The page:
Gather Her Round: A TUFA horror story

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Gather Her Round by Alex Bledsoe horror fantasy book reviewsGather Her Round by Alex Bledsoe fantasy book reviews horrorGather Her Round by Alex Bledsoe

Gather Her Round (2017) is Alex Bledsoe’s fifth stand-alone TUFA novel. Though each of these stories has mostly the same setting and some of the same characters, and though they tend to have some of the same major plot elements (e.g., the appearance of ghosts, a musical performance, a murder mystery, an outsider who stumbles upon their tiny strange community), they are surprisingly different in tone. They can be read in any order and you don’t need any previous TUFA knowledge to enjoy Gather Her Round though it may help to know that the Tufa are a race of close-knit secretive folk who descended from the Tuatha Dé Danann and, sometime in the past, came to live in the rural mountainous region of Appalachia. Many of them are musicians and music, which has magical properties among the Tufa, is integral to their culture.

In Gather Her Round, a Tufa teenager who went to play her instrument by herself in the woods seems to have been mauled by a herd of wild pigs that is led by a huge feral hog of perhaps supernatural origin. The girl’s boyfriend is traumatized by her brutal death and then even more devastated when he discovers that she had been cheating on him with his best friend. He wants to kill the pigs and he wants revenge for the betrayal. He concocts and implements a plan that only makes everything worse. Meanwhile the enmity between two clans of the Tufa continues and Mandalay worries that her old rival may not be as dead as she previously supposed he was.

Gather Her Round by Alex BledsoeGather Her Round is the darkest and most disturbing TUFA story yet. I’d call it a horror story. A monster story, to be more specific, but the big pig isn’t the only monster in the book. Some are human and they are even scarier. Bledsoe’s setting and characters have always been a little creepy, so this shift feels natural. Parts of the story are gruesome and all of it is psychologically intense. In Gather Her Round Bledsoe uses music, which has always been a prominent feature of the TUFA novels, to ratchet up the feelings of fear and dread. Gather Her Round is horrifying and I couldn’t put it down.

There are a few new intriguing characters in this story. I hope we’ll be seeing some of them again, especially Janet, the ambitious student reporter who is narrating the entire story to an audience in the future. There are also portentous signs that times will be soon be getting even darker for the Tufa. As Mandalay says, “The Night Winds are changing.” I look forward to finding out what’s going to happen next.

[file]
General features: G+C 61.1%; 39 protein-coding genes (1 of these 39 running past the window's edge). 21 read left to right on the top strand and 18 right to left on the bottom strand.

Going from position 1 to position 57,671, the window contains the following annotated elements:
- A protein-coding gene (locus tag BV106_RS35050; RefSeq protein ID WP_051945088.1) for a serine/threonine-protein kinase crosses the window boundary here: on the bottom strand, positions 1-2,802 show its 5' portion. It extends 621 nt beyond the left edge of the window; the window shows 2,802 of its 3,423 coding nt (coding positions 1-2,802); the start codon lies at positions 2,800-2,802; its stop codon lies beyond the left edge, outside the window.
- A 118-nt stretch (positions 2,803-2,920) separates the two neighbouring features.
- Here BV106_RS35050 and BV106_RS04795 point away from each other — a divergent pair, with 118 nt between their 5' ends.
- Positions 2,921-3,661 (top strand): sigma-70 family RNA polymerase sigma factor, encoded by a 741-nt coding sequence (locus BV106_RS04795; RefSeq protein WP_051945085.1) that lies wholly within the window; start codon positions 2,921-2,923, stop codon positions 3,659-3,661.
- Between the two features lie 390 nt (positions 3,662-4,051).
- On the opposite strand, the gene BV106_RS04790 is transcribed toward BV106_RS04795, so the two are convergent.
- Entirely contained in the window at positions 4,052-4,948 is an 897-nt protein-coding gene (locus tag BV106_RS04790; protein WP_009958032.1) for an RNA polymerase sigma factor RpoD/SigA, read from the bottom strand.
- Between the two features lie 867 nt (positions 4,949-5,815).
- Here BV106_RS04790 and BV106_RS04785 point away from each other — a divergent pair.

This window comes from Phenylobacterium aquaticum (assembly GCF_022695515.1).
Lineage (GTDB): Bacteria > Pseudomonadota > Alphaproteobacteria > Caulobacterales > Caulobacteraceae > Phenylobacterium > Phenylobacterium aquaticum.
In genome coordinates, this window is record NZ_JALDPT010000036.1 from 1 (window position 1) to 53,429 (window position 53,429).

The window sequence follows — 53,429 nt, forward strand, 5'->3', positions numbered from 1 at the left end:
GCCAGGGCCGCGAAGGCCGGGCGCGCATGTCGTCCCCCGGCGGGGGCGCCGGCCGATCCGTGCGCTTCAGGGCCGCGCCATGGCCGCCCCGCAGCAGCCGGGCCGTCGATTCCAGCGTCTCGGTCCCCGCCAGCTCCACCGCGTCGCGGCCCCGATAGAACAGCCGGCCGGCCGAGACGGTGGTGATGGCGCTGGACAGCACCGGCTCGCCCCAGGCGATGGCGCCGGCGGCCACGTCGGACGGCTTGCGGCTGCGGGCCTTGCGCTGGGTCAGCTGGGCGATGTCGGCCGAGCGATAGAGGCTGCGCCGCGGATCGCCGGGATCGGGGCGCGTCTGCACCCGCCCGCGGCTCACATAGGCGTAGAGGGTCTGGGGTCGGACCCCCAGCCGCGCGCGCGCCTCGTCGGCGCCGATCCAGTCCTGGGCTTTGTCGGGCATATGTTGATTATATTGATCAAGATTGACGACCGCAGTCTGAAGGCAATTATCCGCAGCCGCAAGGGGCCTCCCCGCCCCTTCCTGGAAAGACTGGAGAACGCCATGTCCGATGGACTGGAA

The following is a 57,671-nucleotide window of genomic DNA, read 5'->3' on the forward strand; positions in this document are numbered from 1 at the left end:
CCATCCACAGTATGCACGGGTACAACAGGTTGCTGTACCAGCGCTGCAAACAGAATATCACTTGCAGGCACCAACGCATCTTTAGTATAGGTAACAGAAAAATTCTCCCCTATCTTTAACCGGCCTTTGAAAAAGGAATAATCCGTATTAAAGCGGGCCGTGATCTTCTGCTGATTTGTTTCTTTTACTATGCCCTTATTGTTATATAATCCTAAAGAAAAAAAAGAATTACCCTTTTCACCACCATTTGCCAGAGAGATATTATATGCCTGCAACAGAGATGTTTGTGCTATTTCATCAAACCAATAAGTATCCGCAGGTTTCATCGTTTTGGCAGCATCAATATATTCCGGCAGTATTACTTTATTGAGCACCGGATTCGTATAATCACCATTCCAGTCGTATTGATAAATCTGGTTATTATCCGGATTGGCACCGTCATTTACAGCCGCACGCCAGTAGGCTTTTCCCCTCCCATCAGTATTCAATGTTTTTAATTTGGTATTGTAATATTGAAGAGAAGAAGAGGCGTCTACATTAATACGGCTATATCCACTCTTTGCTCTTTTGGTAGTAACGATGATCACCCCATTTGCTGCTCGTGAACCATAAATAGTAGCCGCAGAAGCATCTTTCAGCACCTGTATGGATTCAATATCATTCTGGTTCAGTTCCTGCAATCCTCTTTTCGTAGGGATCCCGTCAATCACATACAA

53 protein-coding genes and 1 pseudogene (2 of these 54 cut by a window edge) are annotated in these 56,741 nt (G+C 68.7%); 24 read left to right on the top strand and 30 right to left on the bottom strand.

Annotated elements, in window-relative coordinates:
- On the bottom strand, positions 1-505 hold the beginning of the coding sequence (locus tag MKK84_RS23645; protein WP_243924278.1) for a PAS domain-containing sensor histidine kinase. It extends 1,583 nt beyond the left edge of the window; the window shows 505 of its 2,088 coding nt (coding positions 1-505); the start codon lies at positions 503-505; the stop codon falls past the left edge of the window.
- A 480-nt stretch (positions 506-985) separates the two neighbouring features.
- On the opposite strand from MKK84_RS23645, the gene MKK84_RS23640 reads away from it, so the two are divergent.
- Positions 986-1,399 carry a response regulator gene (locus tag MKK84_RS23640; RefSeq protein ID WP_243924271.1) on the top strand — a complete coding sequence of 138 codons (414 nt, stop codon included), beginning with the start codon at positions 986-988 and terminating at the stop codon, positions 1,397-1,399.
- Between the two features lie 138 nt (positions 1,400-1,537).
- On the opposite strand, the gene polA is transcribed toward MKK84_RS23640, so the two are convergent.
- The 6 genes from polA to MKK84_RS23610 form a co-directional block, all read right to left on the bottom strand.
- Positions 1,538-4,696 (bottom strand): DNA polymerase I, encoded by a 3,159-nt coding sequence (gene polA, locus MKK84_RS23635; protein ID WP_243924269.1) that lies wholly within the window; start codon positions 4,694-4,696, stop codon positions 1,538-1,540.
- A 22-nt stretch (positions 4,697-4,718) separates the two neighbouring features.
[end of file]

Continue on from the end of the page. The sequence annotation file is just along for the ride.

I always choose to read the TUFA stories in audio format because they’re narrated by Stefan Rudnicki. He never fails to give Bledsoe’s novels the excellent treatment they deserve. This audio version, published by Blackstone Audio, is 8.5 hours long. I have to say something about the cover art, though. It’s completely inappropriate. It is almost totally unrelated to the story. The cover for the print version isn’t much better. Yes, the Tufa are fairies, but not those kinds of fairies.

Published March 17, 2017. In Cloud County, where music and Tufa, the otherworldly fae community, intermix, a monster roams the forest, while another kind of evil lurks in the hearts of men. “Beautifully written, surprisingly moving, and unexpected in the best of ways.” ―Seanan McGuire, New York Times bestselling author Young Tufa woman Kera Rogers disappears while hiking in the woods by Needsville. Soon, her half-eaten remains are found, and hunters discover the culprits: a horde of wild hogs led by a massive boar with seemingly supernatural strength. Kera’s boyfriend Duncan Gowen mourns her death, until he finds evidence she cheated on him with his best friend Adam Procure. When Adam’s body is the next one found, who is to blame: Duncan or the monstrous swine? As winter descends and determined hunters pursue beasts across the Appalachians, other Tufa seek the truth behind Adam and Kera’s deaths. What answers will unfold come spring?

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KAT HOOPER, who started this site in June 2007, earned a Ph.D. in neuroscience and psychology at Indiana University (Bloomington) and now teaches at the University of North Florida. When she reads fiction, she wants to encounter new ideas and lots of imagination. She wants to view the world in a different way. She wants to have her mind blown. She loves beautiful language and has no patience for dull prose, vapid romance, or cheesy dialogue. She prefers complex characterization, intriguing plots, and plenty of action. Favorite authors are Jack Vance, Robin Hobb, Kage Baker, William Gibson, Gene Wolfe, Richard Matheson, and C.S. Lewis.

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3 comments

  1. I have to set aside some time this summer to get caught up on all of these; it is such a great world and series.

  2. It frustrates me that the cover art is lovely, but has nothing to do with the story. This is a completely avoidable problem!

    • I think they are coding the women as fairies to clue the Tuatha de Danann (faerie); but it isn’t necessary. Such are the vagaries of cover art.

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